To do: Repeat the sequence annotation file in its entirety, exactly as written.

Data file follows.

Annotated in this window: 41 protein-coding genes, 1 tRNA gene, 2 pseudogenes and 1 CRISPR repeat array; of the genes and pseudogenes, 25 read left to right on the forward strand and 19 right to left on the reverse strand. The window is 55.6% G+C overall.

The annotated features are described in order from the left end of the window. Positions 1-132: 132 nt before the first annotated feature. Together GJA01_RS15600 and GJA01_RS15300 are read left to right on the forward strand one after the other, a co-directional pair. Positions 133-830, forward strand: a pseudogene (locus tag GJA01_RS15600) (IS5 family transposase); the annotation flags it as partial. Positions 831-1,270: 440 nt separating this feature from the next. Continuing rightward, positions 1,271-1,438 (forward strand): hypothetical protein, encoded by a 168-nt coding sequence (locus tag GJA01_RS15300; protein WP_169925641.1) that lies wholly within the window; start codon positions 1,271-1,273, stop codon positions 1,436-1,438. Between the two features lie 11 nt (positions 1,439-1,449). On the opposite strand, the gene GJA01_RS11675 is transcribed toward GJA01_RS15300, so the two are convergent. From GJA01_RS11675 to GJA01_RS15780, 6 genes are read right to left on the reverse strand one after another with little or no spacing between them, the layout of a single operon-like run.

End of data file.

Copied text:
Annotated in this window: 41 protein-coding genes, 1 tRNA gene, 2 pseudogenes and 1 CRISPR repeat array; of the genes and pseudogenes, 25 read left to right on the forward strand and 19 right to left on the reverse strand. The window is 55.6% G+C overall.

The annotated features are described in order from the left end of the window. Positions 1-132: 132 nt before the first annotated feature. Together GJA01_RS15600 and GJA01_RS15300 are read left to right on the forward strand one after the other, a co-directional pair. Positions 133-830, forward strand: a pseudogene (locus tag GJA01_RS15600) (IS5 family transposase); the annotation flags it as partial. Positions 831-1,270: 440 nt separating this feature from the next. Continuing rightward, positions 1,271-1,438 (forward strand): hypothetical protein, encoded by a 168-nt coding sequence (locus tag GJA01_RS15300; protein WP_169925641.1) that lies wholly within the window; start codon positions 1,271-1,273, stop codon positions 1,436-1,438. Between the two features lie 11 nt (positions 1,439-1,449). On the opposite strand, the gene GJA01_RS11675 is transcribed toward GJA01_RS15300, so the two are convergent. From GJA01_RS11675 to GJA01_RS15780, 6 genes are read right to left on the reverse strand one after another with little or no spacing between them, the layout of a single operon-like run.